Melancholia comes naturally to the Polish trumpeter Tomasz Stanko. Over the last decade, especially, during a late-career renaissance--Mr. Stanko, a pioneering figure in European jazz, is now 67--he has distilled his art into a tersely controlled expression of sorrow. His dark-hued trumpet tone reveals itself in murmurs; he often begins a note with sibilant shooshes of air. He can make a straightforward melody feel confidential, guarded. His lyricism inhabits a haunting calm and produces a somber beauty.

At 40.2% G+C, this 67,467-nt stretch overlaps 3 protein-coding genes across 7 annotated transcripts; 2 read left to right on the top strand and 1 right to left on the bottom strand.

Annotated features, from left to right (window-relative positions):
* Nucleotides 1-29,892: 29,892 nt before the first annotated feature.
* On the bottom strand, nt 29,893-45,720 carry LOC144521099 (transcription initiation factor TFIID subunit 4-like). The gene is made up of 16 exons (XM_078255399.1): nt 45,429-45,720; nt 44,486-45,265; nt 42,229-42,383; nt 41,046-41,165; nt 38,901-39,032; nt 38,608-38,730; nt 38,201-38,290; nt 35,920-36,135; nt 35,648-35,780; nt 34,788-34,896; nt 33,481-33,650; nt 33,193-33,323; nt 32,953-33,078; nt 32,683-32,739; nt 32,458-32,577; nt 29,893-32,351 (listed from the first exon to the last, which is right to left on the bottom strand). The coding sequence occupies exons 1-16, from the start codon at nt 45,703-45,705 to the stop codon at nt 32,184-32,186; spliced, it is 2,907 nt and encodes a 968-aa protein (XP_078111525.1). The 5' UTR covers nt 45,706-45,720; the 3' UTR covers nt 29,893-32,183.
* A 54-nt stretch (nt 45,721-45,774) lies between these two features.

So one question, going into his engagement at Birdland this week, was whether Mr. Stanko would address a recent tragedy: the plane crash that killed his countrys president and dozens of other prominent Polish officials. The answer came halfway through the first set on Tuesday night, in the form of an elegy called April Tenth," after the date of the crash. Hymnlike at the outset, resting on a slow drift of chords, it soon unraveled into shapelessness, with Mr. Stanko briefly grasping at abstractions, unsupported by his band.